in practice, these measures would result in huge job loses, would induce further deleveraging and asset price declines, would deplete capital from an already fragile global banking system, and would lead to a probable depression of unimaginable severity. It is in such a bleak environment that dangerous despots and dictators like Hitler and Mussolini rose to power, taking advantage of the natural human need for ‘strong’ leader in a time of chaos and uncertainty. Could we expect any different today?
Paul Krugman also correctly points out that 1921 was an inflation-fighting recession, not a deflation-fighting one. So the macro environment was entirely different. The potential for an extreme deflationary or inflationary spiral was much less. Weimar Germany or Mussolini’s Italy are the correct analogues from 1921, ironically, one reason to resist Krugman’s calls for protectionism.
So, with the debt ceiling debates in the U.S. as backdrop, here’s what I see happening in the U.S.:
- Deficit spending on this scale is politically unacceptable and will come to an end as soon as the economy shows any signs of life (say 2 to 3% growth for one year). Therefore, at the first sign of economic strength, the Federal Government will raise taxes and/or cut spending. The result will be a deep recession with higher unemployment and lower stock prices.
- Meanwhile, all countries which issue the vast majority of debt in their own currency (U.S, Eurozone, U.K., Switzerland, Japan) will inflate. They will print as much money as they can reasonably get away with. While the economy is in an upswing, this will create a false boom, predicated on asset price increases. This will be a huge bonus for hard assets like gold, platinum or silver. However, when the prop of government spending is taken away, the global economy will relapse into recession.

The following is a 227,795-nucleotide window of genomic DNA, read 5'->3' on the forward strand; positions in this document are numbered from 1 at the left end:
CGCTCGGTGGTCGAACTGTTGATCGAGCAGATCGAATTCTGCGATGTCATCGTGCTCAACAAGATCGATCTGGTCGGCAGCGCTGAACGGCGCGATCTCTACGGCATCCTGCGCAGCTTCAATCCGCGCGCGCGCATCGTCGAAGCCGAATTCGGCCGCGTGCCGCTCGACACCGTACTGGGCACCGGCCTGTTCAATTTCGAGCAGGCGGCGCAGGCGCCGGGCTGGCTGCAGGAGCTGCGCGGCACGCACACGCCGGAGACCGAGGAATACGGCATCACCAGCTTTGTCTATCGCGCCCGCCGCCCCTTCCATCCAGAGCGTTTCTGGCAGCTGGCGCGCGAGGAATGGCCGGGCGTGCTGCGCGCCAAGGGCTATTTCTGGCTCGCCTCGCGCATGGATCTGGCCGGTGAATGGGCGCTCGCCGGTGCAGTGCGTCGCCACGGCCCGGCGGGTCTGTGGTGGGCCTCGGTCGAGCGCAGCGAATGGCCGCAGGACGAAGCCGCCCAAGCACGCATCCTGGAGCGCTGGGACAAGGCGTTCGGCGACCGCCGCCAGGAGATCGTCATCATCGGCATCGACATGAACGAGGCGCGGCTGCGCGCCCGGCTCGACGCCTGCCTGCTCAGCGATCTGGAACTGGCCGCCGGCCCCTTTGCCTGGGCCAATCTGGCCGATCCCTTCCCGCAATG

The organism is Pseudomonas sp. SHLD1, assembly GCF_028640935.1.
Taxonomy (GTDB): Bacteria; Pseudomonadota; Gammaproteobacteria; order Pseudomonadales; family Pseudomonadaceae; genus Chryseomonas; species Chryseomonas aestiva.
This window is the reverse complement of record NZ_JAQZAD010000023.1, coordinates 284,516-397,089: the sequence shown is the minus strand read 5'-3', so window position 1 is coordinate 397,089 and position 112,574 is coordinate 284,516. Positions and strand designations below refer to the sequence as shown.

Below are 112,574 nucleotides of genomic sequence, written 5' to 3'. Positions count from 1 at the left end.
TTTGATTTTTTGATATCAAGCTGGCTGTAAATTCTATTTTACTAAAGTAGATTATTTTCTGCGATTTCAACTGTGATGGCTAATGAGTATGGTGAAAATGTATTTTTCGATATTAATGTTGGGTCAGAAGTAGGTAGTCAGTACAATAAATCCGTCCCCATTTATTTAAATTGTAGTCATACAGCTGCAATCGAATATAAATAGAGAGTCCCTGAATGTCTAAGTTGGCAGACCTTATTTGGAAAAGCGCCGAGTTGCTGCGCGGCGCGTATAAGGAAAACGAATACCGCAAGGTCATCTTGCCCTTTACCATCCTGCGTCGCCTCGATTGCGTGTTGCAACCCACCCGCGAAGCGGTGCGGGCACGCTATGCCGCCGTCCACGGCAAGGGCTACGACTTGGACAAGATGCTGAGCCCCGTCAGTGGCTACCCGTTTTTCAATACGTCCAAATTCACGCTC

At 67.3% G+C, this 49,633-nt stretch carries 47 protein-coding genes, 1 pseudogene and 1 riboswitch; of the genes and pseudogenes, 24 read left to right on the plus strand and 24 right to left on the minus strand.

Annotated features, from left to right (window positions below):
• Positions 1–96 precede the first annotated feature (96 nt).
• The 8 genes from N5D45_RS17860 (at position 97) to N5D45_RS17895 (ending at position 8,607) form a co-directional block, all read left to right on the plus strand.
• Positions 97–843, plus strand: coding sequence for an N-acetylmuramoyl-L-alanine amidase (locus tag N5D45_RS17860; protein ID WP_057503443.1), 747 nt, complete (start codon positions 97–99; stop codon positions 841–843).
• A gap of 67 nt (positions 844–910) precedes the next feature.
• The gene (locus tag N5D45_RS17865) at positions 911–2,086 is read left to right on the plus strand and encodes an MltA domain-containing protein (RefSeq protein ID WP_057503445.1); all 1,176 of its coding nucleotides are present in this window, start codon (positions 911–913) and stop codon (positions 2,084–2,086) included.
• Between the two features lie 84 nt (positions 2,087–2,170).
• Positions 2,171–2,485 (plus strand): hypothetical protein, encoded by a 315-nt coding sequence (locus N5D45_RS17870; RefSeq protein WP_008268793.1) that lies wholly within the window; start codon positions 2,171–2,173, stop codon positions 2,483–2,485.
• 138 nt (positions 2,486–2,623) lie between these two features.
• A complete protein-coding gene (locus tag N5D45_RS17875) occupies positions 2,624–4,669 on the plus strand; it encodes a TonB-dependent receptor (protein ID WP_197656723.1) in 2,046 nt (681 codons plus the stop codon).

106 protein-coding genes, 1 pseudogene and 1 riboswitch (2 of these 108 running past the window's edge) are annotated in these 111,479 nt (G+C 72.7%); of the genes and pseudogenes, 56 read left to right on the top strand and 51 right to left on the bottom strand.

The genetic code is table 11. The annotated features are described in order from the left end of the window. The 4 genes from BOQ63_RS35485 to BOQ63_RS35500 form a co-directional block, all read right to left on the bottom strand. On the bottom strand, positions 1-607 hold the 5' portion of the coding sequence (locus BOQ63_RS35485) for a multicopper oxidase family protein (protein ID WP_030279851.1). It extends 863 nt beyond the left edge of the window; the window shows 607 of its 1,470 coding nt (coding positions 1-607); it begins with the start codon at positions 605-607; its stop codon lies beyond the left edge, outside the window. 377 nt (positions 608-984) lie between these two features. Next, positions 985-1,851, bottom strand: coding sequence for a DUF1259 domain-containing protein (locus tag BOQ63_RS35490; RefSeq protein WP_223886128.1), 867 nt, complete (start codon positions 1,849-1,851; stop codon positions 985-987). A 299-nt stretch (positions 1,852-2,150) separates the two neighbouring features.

- As a result there will be a Scylla and Charybdis of inflationary and deflationary forces, which will force the hands of central bankers in adding and withdrawing liquidity. Add in the likely volatility in government spending and taxation and you have the makings of a depression shaped like a series of W’s consisting of short and uneven business cycles. The secular force is the D-process and the deleveraging, so I expect deflation to be the resulting secular trend more than inflation.
- Needless to say, this kind of volatility will induce a wave of populist sentiment, leading to an unpredictable and violent geopolitical climate and the likelihood of more muscular forms of government.
- From an investing standpoint, consider this a secular bear market for stocks then. Play the rallies, but be cognizant that the secular trend for the time being is down. The Japanese example which we are now tracking is a best case scenario.